The Life of Luxury
Monday, May 20, 2019 from Floor Covering Weekly
“There’s no question Baby Boomers and Gen X have more money,” said Milton Pedraza, chief executive officer of the Luxury Institute. He added that while younger consumers may have more debt and are less affluent, it’s a matter of time before they catch up as Boomers transfer wealth in inheritances.
Pamela Danziger, founder of Unity Marketing, pointed out that households with income more than $100,000 are the only segments that are growing. “You have more people with more wealth.”
Unity Marketing’s 2019 State of Luxury pointed to a report by consulting firm Capgemini which showed that global, high-net-worth individual wealth rose 10.6 percent in 2017, following six consecutive years of wealth gains. Capgemini predicted that high-net-worth individual wealth may top $100 trillion by 2025.
Experts agreed that even with an abundance of wealth, the traditional definition of luxury is shifting. “It’s a very complicated marketplace,” Danziger added. “It’s changing and shifting and people haven’t really delved into it properly to understand it.” For example, she noted that the assumption that the very wealthy only shop for traditional luxury brands is false. “The idea that affluent people only shop at high-end stores is a myth. There’s a tremendous amount of competition from mass to luxury to what I call premium brands. People are looking for value — which is not necessarily a price definition — even at the luxury level.”
Luxury consumers don’t just look for high-end products. They look for service, unique experiences and other “intangibles” that make whatever they’re buying special to them.
“If you look at the evolution of luxury, we used to say there are three parts: scarcity, art-infused and experience,” said Chris Ramey, president of Home Trust International and FCW columnist. “But today, experience and personalization are even more heavily weighted in luxury. Everything is more personal. Another factor is surprise and delight — how can you surprise someone in a way they can’t get anywhere else?”
The Luxury Institute’s 2019 State of the Luxury Industry report polled global luxury consumers and indeed, while the majority said “superior quality” is the number one descriptor for what a luxury product is, “superior customer service” was the second descriptor for luxury. Other factors include craftsmanship, exclusivity and polite salespeople — pointing to luxury consumers’ quest for special experiences from shopping to purchasing to owning.
The experts all noted that consumers’ perceptions of both the economy and luxury are critical to how well the sector is doing. And in today’s robust economy, consumers are feeling extremely positive and upbeat.
Unity Marketing’s 2019 State of Luxury report noted that 56 percent of “luxury insiders” believe business conditions are better now than they were a year ago, and 52 percent believe conditions will continue to improve. “The respondents’ optimism is palpable, including both executives who manage the companies that provide luxury goods and service experiences to luxury consumers and the businesses that provide support services to the luxury industry,” Danziger wrote in the report.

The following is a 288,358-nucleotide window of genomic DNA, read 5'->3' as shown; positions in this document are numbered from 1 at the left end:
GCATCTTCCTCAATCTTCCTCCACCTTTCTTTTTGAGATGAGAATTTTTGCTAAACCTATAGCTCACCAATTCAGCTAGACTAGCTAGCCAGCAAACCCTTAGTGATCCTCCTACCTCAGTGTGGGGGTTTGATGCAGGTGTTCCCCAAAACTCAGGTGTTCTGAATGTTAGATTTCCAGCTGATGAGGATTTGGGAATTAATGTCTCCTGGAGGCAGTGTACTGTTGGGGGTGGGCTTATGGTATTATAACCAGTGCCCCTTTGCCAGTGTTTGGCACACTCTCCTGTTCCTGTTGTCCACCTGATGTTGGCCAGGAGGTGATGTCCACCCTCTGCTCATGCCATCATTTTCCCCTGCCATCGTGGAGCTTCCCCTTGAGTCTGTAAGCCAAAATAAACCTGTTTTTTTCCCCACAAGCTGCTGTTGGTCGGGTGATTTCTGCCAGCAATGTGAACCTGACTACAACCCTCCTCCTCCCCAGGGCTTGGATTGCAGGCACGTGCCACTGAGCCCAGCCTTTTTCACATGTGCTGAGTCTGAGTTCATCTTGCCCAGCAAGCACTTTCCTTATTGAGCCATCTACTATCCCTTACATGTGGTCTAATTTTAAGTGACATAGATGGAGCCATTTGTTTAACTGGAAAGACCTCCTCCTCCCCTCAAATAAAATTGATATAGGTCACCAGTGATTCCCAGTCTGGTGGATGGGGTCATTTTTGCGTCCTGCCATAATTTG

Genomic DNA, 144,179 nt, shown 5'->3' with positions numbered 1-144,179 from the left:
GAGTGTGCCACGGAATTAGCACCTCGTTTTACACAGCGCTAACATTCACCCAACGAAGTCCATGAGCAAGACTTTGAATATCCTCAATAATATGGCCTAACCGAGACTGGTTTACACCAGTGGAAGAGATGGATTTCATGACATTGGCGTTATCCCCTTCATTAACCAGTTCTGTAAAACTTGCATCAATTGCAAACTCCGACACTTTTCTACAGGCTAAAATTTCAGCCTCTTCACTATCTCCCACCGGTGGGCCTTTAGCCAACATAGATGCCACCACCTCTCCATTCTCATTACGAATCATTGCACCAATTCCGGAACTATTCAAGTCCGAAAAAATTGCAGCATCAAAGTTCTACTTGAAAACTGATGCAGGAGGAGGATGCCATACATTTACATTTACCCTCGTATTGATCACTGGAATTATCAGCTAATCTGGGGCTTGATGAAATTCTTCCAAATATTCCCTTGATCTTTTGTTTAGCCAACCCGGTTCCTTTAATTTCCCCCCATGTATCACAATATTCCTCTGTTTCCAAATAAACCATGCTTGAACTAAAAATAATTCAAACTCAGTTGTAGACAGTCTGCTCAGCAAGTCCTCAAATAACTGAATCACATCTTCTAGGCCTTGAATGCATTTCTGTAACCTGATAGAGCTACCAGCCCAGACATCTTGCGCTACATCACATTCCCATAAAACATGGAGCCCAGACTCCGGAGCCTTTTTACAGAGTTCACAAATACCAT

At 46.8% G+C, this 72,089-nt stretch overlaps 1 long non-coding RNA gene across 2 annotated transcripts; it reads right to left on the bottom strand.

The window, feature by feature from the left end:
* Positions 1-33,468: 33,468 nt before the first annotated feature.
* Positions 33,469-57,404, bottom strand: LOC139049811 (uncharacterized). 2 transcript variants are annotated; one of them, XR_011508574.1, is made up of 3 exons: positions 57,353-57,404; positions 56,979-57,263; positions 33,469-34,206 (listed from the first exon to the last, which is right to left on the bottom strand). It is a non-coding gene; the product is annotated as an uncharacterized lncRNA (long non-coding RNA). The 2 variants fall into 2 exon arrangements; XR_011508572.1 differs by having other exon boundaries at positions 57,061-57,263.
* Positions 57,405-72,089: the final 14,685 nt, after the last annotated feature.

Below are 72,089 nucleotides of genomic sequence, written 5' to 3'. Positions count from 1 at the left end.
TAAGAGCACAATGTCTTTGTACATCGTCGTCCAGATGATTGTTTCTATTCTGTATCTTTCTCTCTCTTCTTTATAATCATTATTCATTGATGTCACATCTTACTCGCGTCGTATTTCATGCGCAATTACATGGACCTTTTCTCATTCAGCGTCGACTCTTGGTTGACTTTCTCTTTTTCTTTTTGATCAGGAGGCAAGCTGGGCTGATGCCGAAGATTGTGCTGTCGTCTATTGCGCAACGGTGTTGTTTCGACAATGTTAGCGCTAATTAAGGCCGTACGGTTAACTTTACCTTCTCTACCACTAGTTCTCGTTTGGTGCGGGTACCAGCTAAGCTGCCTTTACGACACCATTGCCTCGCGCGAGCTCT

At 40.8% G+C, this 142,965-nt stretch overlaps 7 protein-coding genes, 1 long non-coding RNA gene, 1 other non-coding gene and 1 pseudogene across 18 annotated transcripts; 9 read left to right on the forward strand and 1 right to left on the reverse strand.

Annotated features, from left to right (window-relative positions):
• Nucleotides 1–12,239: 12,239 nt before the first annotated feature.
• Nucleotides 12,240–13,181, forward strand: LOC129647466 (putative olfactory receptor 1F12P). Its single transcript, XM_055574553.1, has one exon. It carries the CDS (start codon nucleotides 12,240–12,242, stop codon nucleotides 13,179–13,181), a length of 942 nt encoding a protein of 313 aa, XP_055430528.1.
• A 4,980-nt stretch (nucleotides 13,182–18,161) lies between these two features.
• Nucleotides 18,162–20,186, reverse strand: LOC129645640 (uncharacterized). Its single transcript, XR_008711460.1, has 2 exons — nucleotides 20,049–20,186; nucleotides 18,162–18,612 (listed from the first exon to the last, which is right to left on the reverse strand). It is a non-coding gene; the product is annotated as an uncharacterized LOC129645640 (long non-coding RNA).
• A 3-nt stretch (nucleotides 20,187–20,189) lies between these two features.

Luxury Institute’s 2019 report noted that luxury customers need an emotional connection to their favorite brands. “A majority of affluent consumers feel emotional connections to their favorite brands as well as a predisposition to purchase and pay more for brands they have an emotional connection to,” the report stated.
Regardless of the product they’re shopping for, today’s luxury customer is looking for quality and value, traits easily found in Anderson Tuftex’s hardwood offering.
One factor that has permanently altered the luxury industry is the internet.
“There’s no question the internet has affected the luxury market,” Pedraza said, noting luxury consumers’ affinity for Instagram and Pinterest. “Events are very important and they love posting them on social media.” Social media platforms are also key for companies’ advertisements.
Added Danziger, “When we talk about the way people shop, the internet is really changing.” In particular, she said, consumers are doing more researching and pre-shopping, which saves them time. “Time is the ultimate luxury.”
Agreed Ramey, “The internet is having a tremendous impact. It has impacted buying behaviors for everyone. It is now the ultimate flagship store.”
Luxury experts cautioned that geopolitical worries can impact the sector.
“I think a lot of people are expecting a recession after a 10-year boom,” Pedraza said. “There’s a lot of employment right now but not exactly what we call high level. The world is dynamic, but most economists expect a recession. So, people are more guarded. It doesn’t apply to the uber-wealthy, but definitely to the upper and middle classes.”
Danziger noted that the rising concern about income inequality is driving conspicuous consumption — or rather a move to more inconspicuous consumption. “The truly wealthy want to keep luxury undercover.” She pointed to worldwide protests over wages as one example. “It’s truly one world and one world economy. What’s going on in China or Paris impacts us here.” She noted that 80 percent of luxury consumers have a college education and are involved in business. “So, they are very involved in what’s going on and will get the first word if the economy starts to turn. In the last recession, they pulled back spending six months in advance.”
Ramey said that while there is chatter about politics and even recessions, at the end of the day, the stock market drives the luxury consumer. “The stock market is good. When the stock market is good, people have money and spend it.”